Dubbed the 19th best single of the 1990s by American mainstream rock rag Spin, the fuzzed-out, power pop anthem “Slack Motherf*cker” from Superchunk’s 1990 eponymous debut helped push them to the forefront of the U.S. underground music scene. With A&R reps scrambling to unearth alt-rock superstars to cash in on Nirvana’s and their Seattle brethren’s successes, the Chapel Hill, North Carolina quartet were tagged with “Next Big Thing” status and became unwilling participants in a major-label bidding war for their services.
Valuing their independence, they instead issued their work through Matador Records and later through Merge Records, an imprint founded by guitarist Mac McCaughan and bassist Laura Balance. Superchunk released eight full-lengths, most of which are regarded as indie-rock classics, between 1990 and 2001 and gigged extensively. They toured Japan in 1992 and 2001. At the time, their stop at Shibuya AX on their latter visit was the largest concert they had headlined and footage from the show was included on 2004’s “Crowding Up Your Visual Field” DVD.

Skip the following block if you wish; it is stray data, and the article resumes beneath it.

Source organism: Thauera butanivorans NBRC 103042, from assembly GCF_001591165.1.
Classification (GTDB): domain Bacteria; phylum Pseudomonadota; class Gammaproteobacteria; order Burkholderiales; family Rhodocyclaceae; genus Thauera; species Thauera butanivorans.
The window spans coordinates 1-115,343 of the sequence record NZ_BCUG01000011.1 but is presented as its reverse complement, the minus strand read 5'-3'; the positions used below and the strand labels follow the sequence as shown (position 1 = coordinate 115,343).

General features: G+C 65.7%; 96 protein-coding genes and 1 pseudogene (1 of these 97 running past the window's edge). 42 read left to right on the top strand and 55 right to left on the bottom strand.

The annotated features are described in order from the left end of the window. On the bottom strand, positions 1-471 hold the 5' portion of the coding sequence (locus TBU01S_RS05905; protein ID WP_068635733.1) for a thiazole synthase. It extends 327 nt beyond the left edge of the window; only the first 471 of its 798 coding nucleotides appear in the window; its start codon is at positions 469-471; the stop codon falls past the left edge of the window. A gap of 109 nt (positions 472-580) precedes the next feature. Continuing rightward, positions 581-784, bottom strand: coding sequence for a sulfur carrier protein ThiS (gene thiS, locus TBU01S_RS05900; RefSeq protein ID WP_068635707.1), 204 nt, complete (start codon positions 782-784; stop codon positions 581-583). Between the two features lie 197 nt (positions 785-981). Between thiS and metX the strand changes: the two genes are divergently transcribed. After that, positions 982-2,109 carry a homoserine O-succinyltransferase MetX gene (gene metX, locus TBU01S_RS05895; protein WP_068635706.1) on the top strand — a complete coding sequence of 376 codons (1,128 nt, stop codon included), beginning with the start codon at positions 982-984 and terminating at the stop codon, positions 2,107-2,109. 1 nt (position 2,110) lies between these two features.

Family obligations and endeavors such as McCaughan and Balance’s Merge Records, whose roster now boasts chart-toppers Arcade Fire and Spoon, have kept everyone occupied since the end of 2002. Archived material has surfaced on 2003’s “Cup of Sand” B-sides and rarities compilation and on four volumes of their “Clambakes” live-album series, but the band has been largely inactive until this year. Celebrating the 20th anniversary of both Superchunk and Merge, they issued April’s “Leaves in the Gutter” EP, their first new CD in eight years, and regrouped for appearances at Coachella and Merge’s birthday bash. According to published accounts, they haven’t lost any of the youthful exuberance from their heyday, which bodes well for fans attending their upcoming Japan dates.
Superchunk play Dec. 9 at O-West, Tokyo (7 p.m.; ¥5,500 in advance;  5784-7088); Dec. 10 at O-Nest, Tokyo (7 p.m.; ¥4,500 in advance;  3462-4420); Dec. 11 at Club Metro, Kyoto (7 p.m.; ¥4,000 in advance;  752-4765); Dec. 13 at Fandango, Osaka (7 p.m.; ¥4,000 in advance;  6308-1621); Dec. 14 at Apollo Theater, Nagoya (8 p.m.; ¥4,000 in advance;  261-5308). Tickets for all shows will cost ¥500 more at the door. For more information, visit www.contrarede.com.